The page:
NEW YORK (AP) — For the fifth time in six years, the New York Mets are in the market for a manager.
Buck Showalter was fired Sunday after a disappointing season in which baseball’s highest-spending team tumbled from contention by midsummer.
The 67-year-old Showalter said before the 2023 finale against Philadelphia that he will not return next year, and a few minutes later the Mets announced the club had decided on the change.
New York plans to introduce David Stearns as president of baseball operations on Monday, placing him above general manager Billy Eppler. Showalter’s departure with a season remaining on his three-year contract clears the way for Stearns to pick the next manager.
“When hiring a president of baseball operations, they’re entitled to bring in their own people,” owner Steve Cohen said during a brief postgame news conference. “It became clear he wanted to go in a different direction and that’s certainly his right and I gave him that right. It’s no different than when a CEO comes into a new company. They bring in some of their own people.
“This is not a reflection on Buck,” Cohen added. “Buck did everything we wanted him to do. Obviously, the season was a disappointment, but it’s not Buck’s fault, OK? It’s spread across the organization.”
Showalter and Stearns did not speak before the decision was made to change managers.
“I understand the responsibility of those things,” Showalter said. “A lot of coaches go in and want their offensive coordinator or defensive coordinator, in football terms. I try not to dwell on stuff like that and live in it. Baseball’s been very fair to me, all things considered.”
Showalter managed the fourth-place Mets to a 9-1 loss Sunday that dropped them to 74-87 and 30 1/2 games behind NL East champion Atlanta. Afterward, he said he would be open to managing in the majors again.
“Sure,” he explained. “I feel great physically. I’ve been very proud to hold this together, this year in the clubhouse. Been one of the biggest challenges of my career to really stay on top of things and make sure with some of the challenges we’ve had in the past, to be able to keep that from being the focus.”
When he brought the lineup card to home plate before the game, players and coaches came out of the dugout to join fans in giving Showalter a standing ovation. He saluted them on his way back to the bench, and the scoreboard displayed his image with the message: “Thank You Buck.”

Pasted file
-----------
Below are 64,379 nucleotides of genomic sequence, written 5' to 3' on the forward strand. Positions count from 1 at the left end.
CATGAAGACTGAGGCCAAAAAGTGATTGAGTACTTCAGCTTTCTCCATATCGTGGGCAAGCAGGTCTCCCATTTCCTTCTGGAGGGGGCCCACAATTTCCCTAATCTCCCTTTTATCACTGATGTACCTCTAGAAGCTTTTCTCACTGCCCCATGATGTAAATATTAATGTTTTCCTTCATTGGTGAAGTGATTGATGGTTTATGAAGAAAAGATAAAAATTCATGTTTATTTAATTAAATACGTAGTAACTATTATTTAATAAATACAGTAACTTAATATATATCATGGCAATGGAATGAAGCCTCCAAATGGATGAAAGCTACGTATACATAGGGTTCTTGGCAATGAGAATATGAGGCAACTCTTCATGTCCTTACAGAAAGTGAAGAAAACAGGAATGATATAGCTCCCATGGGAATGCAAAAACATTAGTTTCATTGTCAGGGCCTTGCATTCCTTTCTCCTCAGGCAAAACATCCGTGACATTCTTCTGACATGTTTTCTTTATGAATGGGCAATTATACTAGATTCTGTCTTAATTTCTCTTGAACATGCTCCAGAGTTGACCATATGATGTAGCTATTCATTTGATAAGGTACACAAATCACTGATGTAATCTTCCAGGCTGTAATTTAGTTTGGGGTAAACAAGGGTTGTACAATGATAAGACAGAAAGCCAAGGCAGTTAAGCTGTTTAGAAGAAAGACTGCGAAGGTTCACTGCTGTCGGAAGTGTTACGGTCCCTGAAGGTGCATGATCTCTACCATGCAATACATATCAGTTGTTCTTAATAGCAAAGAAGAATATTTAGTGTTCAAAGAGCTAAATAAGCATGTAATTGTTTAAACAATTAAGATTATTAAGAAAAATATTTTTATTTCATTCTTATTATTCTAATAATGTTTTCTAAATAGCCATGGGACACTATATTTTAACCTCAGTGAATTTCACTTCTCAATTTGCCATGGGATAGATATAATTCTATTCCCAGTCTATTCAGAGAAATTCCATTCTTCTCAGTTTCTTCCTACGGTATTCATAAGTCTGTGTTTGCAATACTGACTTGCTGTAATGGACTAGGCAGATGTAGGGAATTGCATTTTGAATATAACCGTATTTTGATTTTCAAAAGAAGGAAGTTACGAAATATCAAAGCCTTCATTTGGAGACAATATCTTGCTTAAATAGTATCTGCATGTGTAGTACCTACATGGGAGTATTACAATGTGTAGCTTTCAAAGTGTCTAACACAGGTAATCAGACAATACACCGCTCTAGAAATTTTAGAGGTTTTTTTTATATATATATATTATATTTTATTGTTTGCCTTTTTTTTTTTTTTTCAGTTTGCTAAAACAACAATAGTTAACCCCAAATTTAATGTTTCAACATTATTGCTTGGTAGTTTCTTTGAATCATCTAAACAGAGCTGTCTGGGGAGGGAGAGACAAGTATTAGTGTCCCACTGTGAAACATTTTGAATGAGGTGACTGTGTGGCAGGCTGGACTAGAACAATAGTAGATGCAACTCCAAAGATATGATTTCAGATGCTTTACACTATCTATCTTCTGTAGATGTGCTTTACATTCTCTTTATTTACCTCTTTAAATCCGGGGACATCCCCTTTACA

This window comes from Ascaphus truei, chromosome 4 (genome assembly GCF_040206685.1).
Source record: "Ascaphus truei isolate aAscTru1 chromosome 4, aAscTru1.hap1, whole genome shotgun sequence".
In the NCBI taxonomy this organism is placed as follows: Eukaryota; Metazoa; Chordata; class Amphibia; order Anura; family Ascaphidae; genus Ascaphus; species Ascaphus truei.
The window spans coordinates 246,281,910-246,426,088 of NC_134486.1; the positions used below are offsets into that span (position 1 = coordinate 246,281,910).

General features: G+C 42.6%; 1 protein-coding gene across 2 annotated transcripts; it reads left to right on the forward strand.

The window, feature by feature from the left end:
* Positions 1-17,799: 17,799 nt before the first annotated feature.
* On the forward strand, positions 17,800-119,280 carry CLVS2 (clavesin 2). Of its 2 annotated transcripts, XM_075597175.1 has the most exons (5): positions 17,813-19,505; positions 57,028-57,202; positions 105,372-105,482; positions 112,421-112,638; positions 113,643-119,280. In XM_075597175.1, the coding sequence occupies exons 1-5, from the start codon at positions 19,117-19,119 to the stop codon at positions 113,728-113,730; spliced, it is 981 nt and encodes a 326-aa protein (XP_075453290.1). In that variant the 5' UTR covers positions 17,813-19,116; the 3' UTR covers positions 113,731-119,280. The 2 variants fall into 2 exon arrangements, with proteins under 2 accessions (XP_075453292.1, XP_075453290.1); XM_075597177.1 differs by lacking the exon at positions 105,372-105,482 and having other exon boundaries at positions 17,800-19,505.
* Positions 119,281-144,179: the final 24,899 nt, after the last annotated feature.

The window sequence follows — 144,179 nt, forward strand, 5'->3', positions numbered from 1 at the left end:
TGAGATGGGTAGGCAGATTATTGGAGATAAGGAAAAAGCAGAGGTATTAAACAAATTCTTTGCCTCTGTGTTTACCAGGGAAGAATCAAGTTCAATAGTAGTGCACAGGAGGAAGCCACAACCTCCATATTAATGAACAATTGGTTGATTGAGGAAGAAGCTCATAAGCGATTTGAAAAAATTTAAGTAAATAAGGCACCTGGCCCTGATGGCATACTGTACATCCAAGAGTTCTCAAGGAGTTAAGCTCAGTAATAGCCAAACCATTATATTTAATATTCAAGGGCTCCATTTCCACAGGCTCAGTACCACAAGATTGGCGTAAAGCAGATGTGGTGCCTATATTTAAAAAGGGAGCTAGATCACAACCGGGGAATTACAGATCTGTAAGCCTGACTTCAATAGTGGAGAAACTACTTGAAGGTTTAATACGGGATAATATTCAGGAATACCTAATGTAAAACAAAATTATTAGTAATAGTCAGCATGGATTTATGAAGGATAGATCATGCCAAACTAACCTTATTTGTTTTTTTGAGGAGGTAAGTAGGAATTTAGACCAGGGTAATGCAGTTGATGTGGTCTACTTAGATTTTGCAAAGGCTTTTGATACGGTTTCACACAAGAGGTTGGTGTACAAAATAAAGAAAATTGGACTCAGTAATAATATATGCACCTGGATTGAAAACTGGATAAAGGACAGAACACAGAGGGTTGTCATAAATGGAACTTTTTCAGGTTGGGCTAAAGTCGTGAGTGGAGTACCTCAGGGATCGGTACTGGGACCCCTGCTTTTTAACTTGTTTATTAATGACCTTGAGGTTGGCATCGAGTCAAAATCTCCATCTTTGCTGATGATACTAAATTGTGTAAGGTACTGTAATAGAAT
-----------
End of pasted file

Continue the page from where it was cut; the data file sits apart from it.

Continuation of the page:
Mets shortstop Francisco Lindor said the ovation was bench coach Eric Chavez’s idea.
“Very cool. Very cool,” Lindor said. “However, I wish it didn’t happen like that. I wish he was still here.”
Showalter took over in December 2021 and led the Mets to a 101-61 record last season, when he was voted NL Manager of the Year. New York lost to San Diego in their wild-card series, then added three-time Cy Young Award winner Justin Verlander to its pitching staff during the offseason. The Mets boosted their payroll to a record $355 million on opening day, but wound up dealing Verlander, Max Scherzer and several other veterans ahead of the Aug. 1 trade deadline.
“I was honored to get a chance to manage a second New York team,” an emotional Showalter, who piloted the Yankees from 1992-95, said during his pregame news conference. “I’m proud of what the Mets did. We won close to 180 games in two years. Especially last year, as much fun as I’ve ever had in the game. It reminded me why I’ve always loved this kind of work.
“I wish things could have gone better this season because the Mets fans deserve that. In my heart, I always wonder what could have happened if this happened or that happened, but I try not to live in that world,” he added. “It’s not the ending I wanted, but I still love this city and the players.”
There’s already been speculation that Stearns will look to bring in Craig Counsell, who is in the final season of his contract as Milwaukee Brewers manager. Stearns led Milwaukee’s baseball operations department from September 2015 through the 2022 season before stepping down and moving into an advisory role.
Counsell has guided Milwaukee to five playoff appearances in the past six years, including a third NL Central title this season.
Other reports have indicated Counsell might want to take some time away from managing, with two sons playing college baseball in the Big Ten.
“I’ve been very consistent with where I’m at here and nothing has changed,” Counsell said in Milwaukee. “I’m fired up for what’s ahead of this team and that’s the only thing I’m thinking about right now and care about right now. We’ve got us a chance to do something special, to make great memories, to change some lives. Why would you think of anything else besides that right now?”
Showalter’s dismissal leaves the Mets searching for a manager for the fifth time since Terry Collins’ seven-year tenure ended in 2017. None of their past four lasted more than two seasons — Carlos Beltrán was let go without even managing a game, fallout from Major League Baseball’s investigation into the Houston Astros’ cheating scandal in 2017.
Showalter is 1,726-1,665 (.509) in 22 seasons as a big league manager with the Yankees, Diamondbacks, Rangers, Orioles and Mets — guiding all those organizations to the playoffs besides Texas.
He’s won four Manager of the Year awards — tied with Hall of Famers Tony La Russa and Bobby Cox for most all-time — and is the only skipper to win the prize with four different teams.
Showalter ranks 19th in major league history in wins, but Gene Mauch (1,902) is the only manager with more who never won a pennant.
AP freelance writer Rich Rovito in Milwaukee contributed to this report.
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